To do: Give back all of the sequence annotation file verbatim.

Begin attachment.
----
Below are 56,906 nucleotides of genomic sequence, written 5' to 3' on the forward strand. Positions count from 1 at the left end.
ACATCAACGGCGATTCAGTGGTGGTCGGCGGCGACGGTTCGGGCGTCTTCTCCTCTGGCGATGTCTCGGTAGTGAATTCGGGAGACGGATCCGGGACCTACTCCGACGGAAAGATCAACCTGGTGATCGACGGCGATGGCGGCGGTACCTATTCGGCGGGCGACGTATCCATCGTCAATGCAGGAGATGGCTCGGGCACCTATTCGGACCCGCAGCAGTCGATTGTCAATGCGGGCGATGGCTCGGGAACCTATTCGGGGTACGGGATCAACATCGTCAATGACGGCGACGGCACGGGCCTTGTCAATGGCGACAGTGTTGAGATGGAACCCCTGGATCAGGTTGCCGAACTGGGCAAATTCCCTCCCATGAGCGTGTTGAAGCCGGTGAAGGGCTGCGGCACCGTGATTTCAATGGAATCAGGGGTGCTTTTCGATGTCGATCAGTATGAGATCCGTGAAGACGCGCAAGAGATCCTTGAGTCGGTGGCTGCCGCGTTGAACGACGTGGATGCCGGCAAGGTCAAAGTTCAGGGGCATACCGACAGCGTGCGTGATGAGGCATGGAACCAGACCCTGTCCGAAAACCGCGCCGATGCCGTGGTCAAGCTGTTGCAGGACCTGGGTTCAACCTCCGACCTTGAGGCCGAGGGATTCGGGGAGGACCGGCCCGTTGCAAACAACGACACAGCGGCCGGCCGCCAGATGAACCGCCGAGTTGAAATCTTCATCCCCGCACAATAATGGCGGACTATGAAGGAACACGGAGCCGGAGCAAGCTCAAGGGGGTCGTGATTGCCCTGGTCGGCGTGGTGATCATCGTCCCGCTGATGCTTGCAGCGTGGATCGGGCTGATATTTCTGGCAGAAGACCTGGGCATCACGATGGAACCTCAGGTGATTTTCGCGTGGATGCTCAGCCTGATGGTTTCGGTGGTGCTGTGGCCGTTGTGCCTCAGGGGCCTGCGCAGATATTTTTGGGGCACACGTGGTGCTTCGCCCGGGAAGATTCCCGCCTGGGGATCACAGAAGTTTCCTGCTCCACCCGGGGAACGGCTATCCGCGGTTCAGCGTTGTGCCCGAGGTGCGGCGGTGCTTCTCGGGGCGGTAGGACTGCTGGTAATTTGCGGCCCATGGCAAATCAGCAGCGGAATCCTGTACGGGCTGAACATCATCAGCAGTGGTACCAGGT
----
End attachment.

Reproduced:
Below are 56,906 nucleotides of genomic sequence, written 5' to 3' on the forward strand. Positions count from 1 at the left end.
ACATCAACGGCGATTCAGTGGTGGTCGGCGGCGACGGTTCGGGCGTCTTCTCCTCTGGCGATGTCTCGGTAGTGAATTCGGGAGACGGATCCGGGACCTACTCCGACGGAAAGATCAACCTGGTGATCGACGGCGATGGCGGCGGTACCTATTCGGCGGGCGACGTATCCATCGTCAATGCAGGAGATGGCTCGGGCACCTATTCGGACCCGCAGCAGTCGATTGTCAATGCGGGCGATGGCTCGGGAACCTATTCGGGGTACGGGATCAACATCGTCAATGACGGCGACGGCACGGGCCTTGTCAATGGCGACAGTGTTGAGATGGAACCCCTGGATCAGGTTGCCGAACTGGGCAAATTCCCTCCCATGAGCGTGTTGAAGCCGGTGAAGGGCTGCGGCACCGTGATTTCAATGGAATCAGGGGTGCTTTTCGATGTCGATCAGTATGAGATCCGTGAAGACGCGCAAGAGATCCTTGAGTCGGTGGCTGCCGCGTTGAACGACGTGGATGCCGGCAAGGTCAAAGTTCAGGGGCATACCGACAGCGTGCGTGATGAGGCATGGAACCAGACCCTGTCCGAAAACCGCGCCGATGCCGTGGTCAAGCTGTTGCAGGACCTGGGTTCAACCTCCGACCTTGAGGCCGAGGGATTCGGGGAGGACCGGCCCGTTGCAAACAACGACACAGCGGCCGGCCGCCAGATGAACCGCCGAGTTGAAATCTTCATCCCCGCACAATAATGGCGGACTATGAAGGAACACGGAGCCGGAGCAAGCTCAAGGGGGTCGTGATTGCCCTGGTCGGCGTGGTGATCATCGTCCCGCTGATGCTTGCAGCGTGGATCGGGCTGATATTTCTGGCAGAAGACCTGGGCATCACGATGGAACCTCAGGTGATTTTCGCGTGGATGCTCAGCCTGATGGTTTCGGTGGTGCTGTGGCCGTTGTGCCTCAGGGGCCTGCGCAGATATTTTTGGGGCACACGTGGTGCTTCGCCCGGGAAGATTCCCGCCTGGGGATCACAGAAGTTTCCTGCTCCACCCGGGGAACGGCTATCCGCGGTTCAGCGTTGTGCCCGAGGTGCGGCGGTGCTTCTCGGGGCGGTAGGACTGCTGGTAATTTGCGGCCCATGGCAAATCAGCAGCGGAATCCTGTACGGGCTGAACATCATCAGCAGTGGTACCAGGT